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The 64-year-old has revealed he was accosted by an unnamed player's representative and has called for the FA to impose a cap on the earnings that agents can make from transfers

West Ham co-owner David Sullivan has revealed that he was threatened with violence by an unnamed agent during the January transfer window.

Agents’ roles in modern football has been the subject of heavy debate in recent times, with QPR manager Harry Redknapp likening their behaviour to “gang warfare”.

And Sullivan has revealed the lengths some agents are prepared to go to to secure a deal, comparing them to “scavengers”.

"In this window, I have had an agent threaten me and threaten one of our West Ham players with physical violence, because he thought he was being cut out of a deal,” Sullivan told The Daily Mail.

"I heard of three or four agents trying to jump in on other deals. Some of these people are like scavengers.

"It was all deeply unpleasant and I'm glad it's over. Now we can get on with the football.”

Sullivan went on to agree with Redknapp’s comments and called for the Football Association to cap the astronomic amounts that are now commonplace among agents during transfer negotiations.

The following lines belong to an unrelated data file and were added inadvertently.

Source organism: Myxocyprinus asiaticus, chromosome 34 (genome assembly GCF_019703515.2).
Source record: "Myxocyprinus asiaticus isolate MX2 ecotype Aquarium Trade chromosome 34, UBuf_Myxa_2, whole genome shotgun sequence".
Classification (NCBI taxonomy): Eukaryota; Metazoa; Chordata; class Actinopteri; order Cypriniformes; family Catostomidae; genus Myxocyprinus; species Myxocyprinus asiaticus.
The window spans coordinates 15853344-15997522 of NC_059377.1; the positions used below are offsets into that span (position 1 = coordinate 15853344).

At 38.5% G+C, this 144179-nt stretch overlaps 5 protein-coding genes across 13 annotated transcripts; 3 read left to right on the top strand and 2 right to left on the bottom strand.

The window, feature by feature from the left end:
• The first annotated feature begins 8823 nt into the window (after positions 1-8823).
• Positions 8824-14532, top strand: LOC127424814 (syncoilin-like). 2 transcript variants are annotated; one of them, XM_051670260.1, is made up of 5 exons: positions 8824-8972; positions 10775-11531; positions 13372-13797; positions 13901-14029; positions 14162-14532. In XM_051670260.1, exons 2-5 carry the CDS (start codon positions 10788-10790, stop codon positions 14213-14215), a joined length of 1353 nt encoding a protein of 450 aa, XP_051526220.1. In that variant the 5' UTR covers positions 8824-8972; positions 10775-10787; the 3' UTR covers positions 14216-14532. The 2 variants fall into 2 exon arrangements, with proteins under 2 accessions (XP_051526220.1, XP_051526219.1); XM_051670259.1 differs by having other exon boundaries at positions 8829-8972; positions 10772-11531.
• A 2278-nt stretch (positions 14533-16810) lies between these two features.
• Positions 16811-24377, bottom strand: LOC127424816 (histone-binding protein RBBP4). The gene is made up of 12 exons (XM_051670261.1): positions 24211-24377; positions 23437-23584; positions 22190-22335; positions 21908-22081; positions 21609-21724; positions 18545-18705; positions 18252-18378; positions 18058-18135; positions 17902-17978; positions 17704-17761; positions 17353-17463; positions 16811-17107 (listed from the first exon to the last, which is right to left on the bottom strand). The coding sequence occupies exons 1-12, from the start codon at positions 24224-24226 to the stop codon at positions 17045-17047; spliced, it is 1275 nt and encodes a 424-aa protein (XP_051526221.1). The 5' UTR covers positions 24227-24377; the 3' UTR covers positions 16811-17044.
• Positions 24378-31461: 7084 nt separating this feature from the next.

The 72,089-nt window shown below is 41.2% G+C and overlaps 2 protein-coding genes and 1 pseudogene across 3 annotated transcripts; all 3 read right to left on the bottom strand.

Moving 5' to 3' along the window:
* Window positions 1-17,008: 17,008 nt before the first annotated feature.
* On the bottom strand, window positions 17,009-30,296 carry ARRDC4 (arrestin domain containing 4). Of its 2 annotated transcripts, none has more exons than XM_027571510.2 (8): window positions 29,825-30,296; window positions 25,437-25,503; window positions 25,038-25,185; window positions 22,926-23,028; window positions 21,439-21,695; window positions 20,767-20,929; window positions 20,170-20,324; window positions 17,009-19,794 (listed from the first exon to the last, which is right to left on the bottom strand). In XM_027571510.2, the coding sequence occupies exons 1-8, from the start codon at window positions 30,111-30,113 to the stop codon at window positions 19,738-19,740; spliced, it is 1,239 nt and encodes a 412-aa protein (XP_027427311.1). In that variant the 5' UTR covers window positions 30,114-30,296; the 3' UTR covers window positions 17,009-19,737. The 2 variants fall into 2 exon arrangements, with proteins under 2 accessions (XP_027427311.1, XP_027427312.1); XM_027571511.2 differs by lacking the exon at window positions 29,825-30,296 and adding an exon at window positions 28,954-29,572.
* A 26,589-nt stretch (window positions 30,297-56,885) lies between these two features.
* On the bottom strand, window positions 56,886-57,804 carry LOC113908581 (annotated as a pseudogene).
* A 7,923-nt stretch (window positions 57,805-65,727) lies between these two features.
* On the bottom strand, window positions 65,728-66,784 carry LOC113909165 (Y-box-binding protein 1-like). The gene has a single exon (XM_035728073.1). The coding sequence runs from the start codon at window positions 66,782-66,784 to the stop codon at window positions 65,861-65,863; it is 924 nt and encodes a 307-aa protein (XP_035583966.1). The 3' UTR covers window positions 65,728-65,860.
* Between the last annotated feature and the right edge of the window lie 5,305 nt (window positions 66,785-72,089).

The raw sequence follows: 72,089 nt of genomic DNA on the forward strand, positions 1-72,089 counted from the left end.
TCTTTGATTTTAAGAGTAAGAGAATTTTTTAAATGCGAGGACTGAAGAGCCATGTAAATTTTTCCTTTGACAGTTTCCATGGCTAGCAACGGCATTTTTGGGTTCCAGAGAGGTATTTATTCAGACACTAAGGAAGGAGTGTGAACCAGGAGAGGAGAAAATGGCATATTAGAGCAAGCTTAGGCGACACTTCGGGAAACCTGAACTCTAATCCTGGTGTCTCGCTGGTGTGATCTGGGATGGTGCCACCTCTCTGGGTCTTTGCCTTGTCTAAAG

He continued: "Harry Redknapp was right: it feels like gang warfare out there and I can see it spilling over into violence in the future, unless there is legislation from the FA to curb the practices.

"We are talking millions of pounds here around a transfer and not enough deals to go around. There are too many agents and not enough transfers to feed them.

"Agents who would once demand €57,500 for their part in a transfer, now want €575,000 to €1.1 million to either bring a player or keep a player. It is quite outrageous and the FA should cap the amount paid to agents for their work.

“I heard of one agent, who took over representation of a player for one day, and he wanted to be paid between €1.43m and £1.72m for his part in negotiating a new contract."

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